Originally published February 2019.
I feel, the word Sustainability is quite the buzz word, dotted all around Social Media, endlessly showing the effects our daily habits are having on the environment. I feel it would be extremely damaging (no pun intended!) to call sustainability a trend, but in essence, the past few years, brands and individuals are using this new wave of helping the plant and using it as a clever marketing tool; probably the best marketing tool out there, would you not agree? Of course, no single person can be completely sustainable, because it’s a how-long-is-a-piece-of-string type scenario if you ask how sustainable are you? But, with the growing ‘trend’ as it were, the more information we are getting as to how you can help change daily habits to really make an impact. Therefore, I felt I wanted to share what I do day-to-day. They may be small things, but they may make a big impact.. ever heard the quote ‘I’m only throwing away 1 straw.. said 8 million people’ ?!
When I began to write this I worried I was way too uneducated to full express my views on sustainability. But then I took a step back and realised, sustainability has wormed it’s way into everyone’s daily lives if you think about it and it may be an education, but being conscious in our environmental choices is very easy when thought of. I’ve always had strong views on recycling, when I first moved into university halls last year, I quickly realised our shared kitchen didn’t have a recycling bin, so I made one! simple, I got a big box, stuck a ‘put plastic and recyclables in here’ sign and voila; sorted.
Aside from the traditional not-putting-plastic-in-the-bin, my fashion choices have drastically changed over the past years. With studying a fashion course at university, sustainability has been at the heart of most projects, as it grows more and more common in the industry. Some changes I’ve made include majorly cutting down on fast fashion and with that recycling my old clothes.
I discovered H&M have a clothes recycling bin therefore have, many a time got rid of old clothes there.
In terms of buying clothes, I very rarely shop and if I do, yes it may be in your Topshops or Zaras but in my instance the last ‘fast fashion’ item I bought was November. Fastforwarding 4 months later to now I don’t find this to be too offensive to the environment. I recently discovered second-hand online clothing store Re-Fashioned [website], having read up about them in Oh Comely magazine. They, essentially being a charity shop online, offering excellent condition clothing at absolute bargain prices, with proceeds going to Breast Cancer Care. I ordered myself the coat and trousers pictured above and am very happy with them! Having read into the brand, they state that 60% of proceeds go to charity as apposed to the traditional 25% a charity shop would, so by ordering from them your donating a large sum, helping the sustainability movement as well as having perfect condition new clothes; bargain!
Aside from fashion, some other small changes I’ve made is not purchasing coffee cups. If I want a coffee put don’t have my recyclable one, then its no coffee for Lisa! It’s a scary thought to think most coffee cups cannot be recycled with a stat I found stating 2.5 billion cups are thrown away each year compared to just 400 that can be recycled [The Telegraph]; this purely down to the film inside the cardboard. It’s really a no brainer for me as you even get 25p-30p off in most coffee shops if you bring you’re own cup so you’re saving money too.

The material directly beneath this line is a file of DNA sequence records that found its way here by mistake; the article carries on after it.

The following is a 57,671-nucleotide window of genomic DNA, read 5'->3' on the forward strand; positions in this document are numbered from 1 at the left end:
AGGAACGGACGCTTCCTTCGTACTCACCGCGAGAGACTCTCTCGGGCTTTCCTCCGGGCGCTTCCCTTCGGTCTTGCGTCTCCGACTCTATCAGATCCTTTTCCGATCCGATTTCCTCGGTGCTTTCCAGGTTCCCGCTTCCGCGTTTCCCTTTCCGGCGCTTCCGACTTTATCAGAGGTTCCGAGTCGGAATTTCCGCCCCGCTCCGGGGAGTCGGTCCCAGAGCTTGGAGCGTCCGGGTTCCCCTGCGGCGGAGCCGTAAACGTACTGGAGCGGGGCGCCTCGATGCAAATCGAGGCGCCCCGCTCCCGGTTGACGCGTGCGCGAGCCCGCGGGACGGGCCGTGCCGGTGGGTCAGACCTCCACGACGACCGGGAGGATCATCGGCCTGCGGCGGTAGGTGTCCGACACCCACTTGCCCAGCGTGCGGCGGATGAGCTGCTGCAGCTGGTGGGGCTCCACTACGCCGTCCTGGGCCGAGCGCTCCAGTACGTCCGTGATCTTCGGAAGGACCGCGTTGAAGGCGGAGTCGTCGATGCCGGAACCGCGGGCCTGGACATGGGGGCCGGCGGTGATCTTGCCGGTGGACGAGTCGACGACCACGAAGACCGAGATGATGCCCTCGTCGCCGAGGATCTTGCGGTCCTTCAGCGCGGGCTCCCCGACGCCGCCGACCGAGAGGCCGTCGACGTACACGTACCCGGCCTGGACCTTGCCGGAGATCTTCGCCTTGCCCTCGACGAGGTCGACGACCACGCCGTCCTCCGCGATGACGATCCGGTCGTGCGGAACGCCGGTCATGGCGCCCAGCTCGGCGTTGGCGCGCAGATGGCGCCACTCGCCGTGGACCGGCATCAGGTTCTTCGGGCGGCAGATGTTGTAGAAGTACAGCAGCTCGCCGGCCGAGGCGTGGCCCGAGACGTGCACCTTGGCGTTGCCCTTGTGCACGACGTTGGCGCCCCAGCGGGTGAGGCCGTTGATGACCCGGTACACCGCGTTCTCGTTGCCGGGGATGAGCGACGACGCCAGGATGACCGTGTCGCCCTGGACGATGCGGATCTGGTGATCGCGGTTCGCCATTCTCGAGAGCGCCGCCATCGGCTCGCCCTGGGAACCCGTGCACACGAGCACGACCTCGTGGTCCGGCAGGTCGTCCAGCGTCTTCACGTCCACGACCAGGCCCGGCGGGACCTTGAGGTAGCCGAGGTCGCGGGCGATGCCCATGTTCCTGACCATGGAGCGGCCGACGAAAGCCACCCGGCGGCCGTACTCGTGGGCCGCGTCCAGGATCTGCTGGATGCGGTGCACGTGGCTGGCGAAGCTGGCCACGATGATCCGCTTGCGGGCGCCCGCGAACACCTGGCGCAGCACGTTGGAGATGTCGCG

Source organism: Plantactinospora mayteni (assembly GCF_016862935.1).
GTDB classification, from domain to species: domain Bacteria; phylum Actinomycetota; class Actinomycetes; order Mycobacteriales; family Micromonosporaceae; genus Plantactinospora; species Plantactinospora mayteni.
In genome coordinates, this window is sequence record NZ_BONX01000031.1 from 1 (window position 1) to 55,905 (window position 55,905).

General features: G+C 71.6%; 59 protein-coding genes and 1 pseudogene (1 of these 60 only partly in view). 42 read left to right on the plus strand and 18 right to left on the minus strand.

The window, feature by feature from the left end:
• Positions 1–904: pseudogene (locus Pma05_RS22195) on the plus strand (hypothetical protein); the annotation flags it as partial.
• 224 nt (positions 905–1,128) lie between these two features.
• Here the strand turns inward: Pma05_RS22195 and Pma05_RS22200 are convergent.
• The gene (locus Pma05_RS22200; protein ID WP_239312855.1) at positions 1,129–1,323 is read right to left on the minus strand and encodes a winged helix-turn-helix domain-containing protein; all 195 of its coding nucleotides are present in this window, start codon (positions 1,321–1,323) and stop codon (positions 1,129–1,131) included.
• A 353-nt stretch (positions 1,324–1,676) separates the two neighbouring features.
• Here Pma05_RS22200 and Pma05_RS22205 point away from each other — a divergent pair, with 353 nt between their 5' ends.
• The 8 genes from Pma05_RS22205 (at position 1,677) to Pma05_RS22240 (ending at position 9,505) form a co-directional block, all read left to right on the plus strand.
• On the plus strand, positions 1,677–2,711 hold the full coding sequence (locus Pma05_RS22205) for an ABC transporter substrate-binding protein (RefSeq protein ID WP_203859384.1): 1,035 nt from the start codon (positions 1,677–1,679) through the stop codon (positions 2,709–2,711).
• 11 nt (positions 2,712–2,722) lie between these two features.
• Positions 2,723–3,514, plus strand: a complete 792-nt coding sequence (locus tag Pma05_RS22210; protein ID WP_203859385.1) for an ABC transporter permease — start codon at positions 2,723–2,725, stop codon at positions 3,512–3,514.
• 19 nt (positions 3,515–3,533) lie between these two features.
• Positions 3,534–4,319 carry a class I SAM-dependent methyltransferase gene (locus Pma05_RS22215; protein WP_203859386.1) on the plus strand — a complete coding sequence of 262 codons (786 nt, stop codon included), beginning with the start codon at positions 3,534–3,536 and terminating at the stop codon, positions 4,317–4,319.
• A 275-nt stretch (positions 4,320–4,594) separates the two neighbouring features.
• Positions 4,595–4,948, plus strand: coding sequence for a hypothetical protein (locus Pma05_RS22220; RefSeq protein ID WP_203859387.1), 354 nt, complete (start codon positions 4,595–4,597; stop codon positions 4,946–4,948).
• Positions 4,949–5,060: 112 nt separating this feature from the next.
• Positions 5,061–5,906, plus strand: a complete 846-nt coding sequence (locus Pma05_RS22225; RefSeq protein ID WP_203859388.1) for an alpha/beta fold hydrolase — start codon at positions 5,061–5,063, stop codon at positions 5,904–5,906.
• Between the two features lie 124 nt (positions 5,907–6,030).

In the same vain, I do not buy plastic bags. This isn’t a new thing for most people since the 5p/10p charge most people have resorted to material or reusable bags. This is something that is very important as plastic bags are extremely damaging to Marne life as well as 1 plastic bag taking nearly 1000 year to decompose, which is just horrendous when you think of it.
A new one I recently discovered was sanitary product waste. Being a girl, we all get periods and I’m one who regularly uses tampons. What hadn’t clicked until recently was the type of tampons I use, which tend to be applicator ones. The plastic applicators to which I do not recycle, because of course, they’ve been *up there* haven’t they, so my instant reaction has been to put it in the bin instantly. What I now am going to start implementing is buying non-applicator tampons. Having recently watched a YouTube video from Fabulous Hannah, who did a campaign with Lil-Let, she explained the environmentally damage the plastic applicators were having, with me instantly feeling a guilt. Who said YouTube wasn’t informative, eh?! – so here’s a new one to add to my sustainability list!
Of course, I may, in a years time, have 5 more things to add to this list as we as a society become more and more conscious and the thing we can do to help, grows. In term of my diet, I’ve never been a huge meat eater with me very rarely buying or eating meat (Quorn is life x) So, in terms of meat consumption, I like to think I make a small difference here too as we all know the stats surrounding us helping as a society if we all stopped eating meat. Therefore, in this area too I’m going to add this too to my sustainability list! After all if we all chip in, even a little, a massive difference can be made. I kind of like this planet we live on, so would be nice if we didn’t ruin it completely HAHA.